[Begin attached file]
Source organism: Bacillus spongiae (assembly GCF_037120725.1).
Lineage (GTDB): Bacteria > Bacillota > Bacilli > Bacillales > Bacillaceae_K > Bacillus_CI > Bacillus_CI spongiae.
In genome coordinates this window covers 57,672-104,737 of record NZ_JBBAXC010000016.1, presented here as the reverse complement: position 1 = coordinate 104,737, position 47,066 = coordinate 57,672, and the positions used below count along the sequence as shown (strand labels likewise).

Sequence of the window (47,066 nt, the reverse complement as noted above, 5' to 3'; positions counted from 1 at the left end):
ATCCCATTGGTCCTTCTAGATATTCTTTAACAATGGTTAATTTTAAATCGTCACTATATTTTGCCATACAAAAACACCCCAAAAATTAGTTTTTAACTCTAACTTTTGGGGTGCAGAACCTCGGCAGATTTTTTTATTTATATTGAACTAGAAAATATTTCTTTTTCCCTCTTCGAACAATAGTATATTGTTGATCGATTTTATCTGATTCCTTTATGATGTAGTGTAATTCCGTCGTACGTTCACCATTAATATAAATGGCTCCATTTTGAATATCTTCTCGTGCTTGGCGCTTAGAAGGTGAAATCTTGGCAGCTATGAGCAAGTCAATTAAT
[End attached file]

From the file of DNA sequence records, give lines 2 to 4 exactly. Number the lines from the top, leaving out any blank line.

Lineage (GTDB): Bacteria > Bacillota > Bacilli > Bacillales > Bacillaceae_K > Bacillus_CI > Bacillus_CI spongiae.
In genome coordinates this window covers 57,672-104,737 of record NZ_JBBAXC010000016.1, presented here as the reverse complement: position 1 = coordinate 104,737, position 47,066 = coordinate 57,672, and the positions used below count along the sequence as shown (strand labels likewise).

Sequence of the window (47,066 nt, the reverse complement as noted above, 5' to 3'; positions counted from 1 at the left end):